Most "traditional" Managers of that Organisation easily align and go along with that Formula - some more "modern" Managers see its braking force, but will not do much to provoke change.....
And what about individual Managers' Formulas?
# Top Management is in favour of Lean initiatives and supports/drives Lean - or, at least, fully delegates a high-level Manager to drive the Lean Project (the "Lean Project Manager")
# And most high- and middle-level managers in the Organisation are also in favour of Lean - or, at least, they understand its power
# and eventually a Lean Project starts materialising
there is still no guarantee that some obstacles to the Lean Project will not be created by the Formula of some Manager (irrespective of his/her level).
Obstacles may come under many formats, from any management level, and at any unpredictable time.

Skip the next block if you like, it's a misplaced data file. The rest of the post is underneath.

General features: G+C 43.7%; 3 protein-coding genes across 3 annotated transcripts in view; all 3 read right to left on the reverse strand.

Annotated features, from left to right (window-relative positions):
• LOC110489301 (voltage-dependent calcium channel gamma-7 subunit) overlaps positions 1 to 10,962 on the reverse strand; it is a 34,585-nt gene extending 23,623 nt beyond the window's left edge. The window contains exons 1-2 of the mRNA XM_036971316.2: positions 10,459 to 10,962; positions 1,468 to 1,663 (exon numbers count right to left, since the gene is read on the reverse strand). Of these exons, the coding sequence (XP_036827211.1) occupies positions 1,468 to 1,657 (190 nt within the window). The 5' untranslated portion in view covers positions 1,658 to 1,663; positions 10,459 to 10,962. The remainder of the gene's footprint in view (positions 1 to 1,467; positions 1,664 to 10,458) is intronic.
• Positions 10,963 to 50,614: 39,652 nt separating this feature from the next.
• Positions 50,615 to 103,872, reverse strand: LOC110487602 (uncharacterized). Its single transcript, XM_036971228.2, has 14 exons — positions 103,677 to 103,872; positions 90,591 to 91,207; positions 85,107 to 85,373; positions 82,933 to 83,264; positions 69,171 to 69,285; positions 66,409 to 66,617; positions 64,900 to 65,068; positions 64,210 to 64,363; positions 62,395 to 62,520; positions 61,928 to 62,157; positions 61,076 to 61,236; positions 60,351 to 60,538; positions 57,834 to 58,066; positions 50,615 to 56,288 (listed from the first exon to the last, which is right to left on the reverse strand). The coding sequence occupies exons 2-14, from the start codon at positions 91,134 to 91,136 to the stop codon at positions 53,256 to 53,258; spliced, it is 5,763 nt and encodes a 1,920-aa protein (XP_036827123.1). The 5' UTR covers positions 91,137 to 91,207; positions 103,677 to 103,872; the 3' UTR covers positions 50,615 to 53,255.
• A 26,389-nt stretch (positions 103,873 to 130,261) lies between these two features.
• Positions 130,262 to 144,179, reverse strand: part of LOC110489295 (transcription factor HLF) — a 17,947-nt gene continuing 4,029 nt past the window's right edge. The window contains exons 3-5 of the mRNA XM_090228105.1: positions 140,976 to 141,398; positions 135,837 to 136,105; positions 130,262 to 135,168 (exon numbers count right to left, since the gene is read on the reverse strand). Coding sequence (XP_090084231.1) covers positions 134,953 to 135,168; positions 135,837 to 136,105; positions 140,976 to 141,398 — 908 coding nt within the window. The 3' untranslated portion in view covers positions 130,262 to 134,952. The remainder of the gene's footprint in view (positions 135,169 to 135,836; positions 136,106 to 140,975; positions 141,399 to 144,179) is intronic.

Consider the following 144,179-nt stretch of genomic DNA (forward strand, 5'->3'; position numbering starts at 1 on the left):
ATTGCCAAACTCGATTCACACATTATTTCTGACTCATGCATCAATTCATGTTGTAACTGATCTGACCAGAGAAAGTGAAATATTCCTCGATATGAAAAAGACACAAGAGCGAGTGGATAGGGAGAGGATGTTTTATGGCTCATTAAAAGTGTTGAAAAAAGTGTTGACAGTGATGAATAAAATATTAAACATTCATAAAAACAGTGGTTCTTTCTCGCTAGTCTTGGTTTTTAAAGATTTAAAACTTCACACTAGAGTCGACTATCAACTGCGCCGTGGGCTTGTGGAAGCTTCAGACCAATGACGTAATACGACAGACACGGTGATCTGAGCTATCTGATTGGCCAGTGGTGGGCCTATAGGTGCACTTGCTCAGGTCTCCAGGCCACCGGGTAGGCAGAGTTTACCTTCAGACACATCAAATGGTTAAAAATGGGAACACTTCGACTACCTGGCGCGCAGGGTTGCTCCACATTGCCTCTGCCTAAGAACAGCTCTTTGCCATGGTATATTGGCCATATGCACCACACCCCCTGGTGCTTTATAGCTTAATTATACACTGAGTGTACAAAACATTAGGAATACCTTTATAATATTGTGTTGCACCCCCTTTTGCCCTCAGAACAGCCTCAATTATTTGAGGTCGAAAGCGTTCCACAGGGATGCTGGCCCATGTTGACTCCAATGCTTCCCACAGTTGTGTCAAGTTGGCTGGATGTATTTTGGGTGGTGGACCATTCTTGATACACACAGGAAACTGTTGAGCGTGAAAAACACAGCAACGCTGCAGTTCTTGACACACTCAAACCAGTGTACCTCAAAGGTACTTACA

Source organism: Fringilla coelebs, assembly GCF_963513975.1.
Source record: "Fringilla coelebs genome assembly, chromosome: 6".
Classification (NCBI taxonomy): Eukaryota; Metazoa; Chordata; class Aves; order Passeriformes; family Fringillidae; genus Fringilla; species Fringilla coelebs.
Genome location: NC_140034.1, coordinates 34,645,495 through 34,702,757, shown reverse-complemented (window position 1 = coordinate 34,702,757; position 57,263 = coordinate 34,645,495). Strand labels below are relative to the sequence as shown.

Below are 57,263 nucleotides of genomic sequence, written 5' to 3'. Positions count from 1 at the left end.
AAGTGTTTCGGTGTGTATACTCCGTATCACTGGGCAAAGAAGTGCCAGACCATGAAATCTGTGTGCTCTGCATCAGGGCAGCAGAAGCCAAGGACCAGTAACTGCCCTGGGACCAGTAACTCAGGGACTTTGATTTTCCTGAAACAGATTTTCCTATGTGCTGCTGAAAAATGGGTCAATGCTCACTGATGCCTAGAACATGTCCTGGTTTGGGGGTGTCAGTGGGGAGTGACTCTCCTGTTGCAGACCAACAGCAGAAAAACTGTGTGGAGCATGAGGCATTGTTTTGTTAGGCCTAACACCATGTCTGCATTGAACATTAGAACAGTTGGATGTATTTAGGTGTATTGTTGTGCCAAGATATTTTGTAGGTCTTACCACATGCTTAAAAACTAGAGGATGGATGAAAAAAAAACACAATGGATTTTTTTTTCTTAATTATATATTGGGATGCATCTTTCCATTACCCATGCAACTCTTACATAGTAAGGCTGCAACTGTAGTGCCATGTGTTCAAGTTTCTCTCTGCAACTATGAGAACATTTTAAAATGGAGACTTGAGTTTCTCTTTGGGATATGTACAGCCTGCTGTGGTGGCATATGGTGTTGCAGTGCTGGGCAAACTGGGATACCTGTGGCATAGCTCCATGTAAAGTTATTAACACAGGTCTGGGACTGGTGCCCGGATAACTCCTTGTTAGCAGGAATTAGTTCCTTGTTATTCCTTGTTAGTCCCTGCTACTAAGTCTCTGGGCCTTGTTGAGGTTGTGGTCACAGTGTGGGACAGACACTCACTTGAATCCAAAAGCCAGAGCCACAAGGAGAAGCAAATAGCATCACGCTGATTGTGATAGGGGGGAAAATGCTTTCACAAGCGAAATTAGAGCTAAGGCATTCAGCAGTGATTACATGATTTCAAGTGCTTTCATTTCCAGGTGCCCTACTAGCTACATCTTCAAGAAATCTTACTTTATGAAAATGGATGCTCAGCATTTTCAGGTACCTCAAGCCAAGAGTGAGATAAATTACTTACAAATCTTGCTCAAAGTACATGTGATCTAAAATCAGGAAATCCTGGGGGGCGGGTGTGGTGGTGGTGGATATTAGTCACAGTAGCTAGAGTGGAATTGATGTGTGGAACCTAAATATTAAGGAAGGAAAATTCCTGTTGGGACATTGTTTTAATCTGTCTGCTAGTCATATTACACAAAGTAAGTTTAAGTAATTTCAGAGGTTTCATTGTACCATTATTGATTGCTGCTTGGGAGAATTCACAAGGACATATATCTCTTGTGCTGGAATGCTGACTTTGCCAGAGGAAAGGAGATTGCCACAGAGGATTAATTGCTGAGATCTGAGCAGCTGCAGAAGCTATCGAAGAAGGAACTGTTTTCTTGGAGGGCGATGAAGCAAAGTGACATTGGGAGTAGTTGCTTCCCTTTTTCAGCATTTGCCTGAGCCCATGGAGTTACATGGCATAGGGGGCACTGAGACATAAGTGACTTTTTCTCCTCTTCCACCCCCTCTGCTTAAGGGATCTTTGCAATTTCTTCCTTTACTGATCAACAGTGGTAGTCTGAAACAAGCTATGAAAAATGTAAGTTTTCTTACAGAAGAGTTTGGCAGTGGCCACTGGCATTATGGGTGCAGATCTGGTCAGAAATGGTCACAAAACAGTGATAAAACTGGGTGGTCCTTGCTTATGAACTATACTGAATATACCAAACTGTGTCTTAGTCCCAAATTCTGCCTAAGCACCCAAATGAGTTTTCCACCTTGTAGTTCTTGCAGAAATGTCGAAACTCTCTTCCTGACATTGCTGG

A few examples (real examples):
# A Lean Project Team "maps" a process with several sub-processes (or performs a Value Stream Mapping exercise) and discovers that a Department (any) has a too complex, bureaucratic and time consuming system of recording essential/important data - moreover, many mistakes are made just due to the complexity of the system and the too many processing steps executed by different persons. What the Team suggests is a thorough simplification of the overall system - obviously without loosing any effectiveness - by "empowering" several multi-skill/multi-function "process owners" in charge of the several different processes (this is a common lean practice).
But the Department Manager is a Control-fanatic, and is afraid of loosing control. Therefore the Manager rejects the proposal, deciding instead to issue a more comprehensive procedure in order to prevent mistakes, and cuts a long story short because "...this is my department, I know what is going on here, you have no competence about the delicacies of our processes, lean may work elsewhere but not in my kingdom....".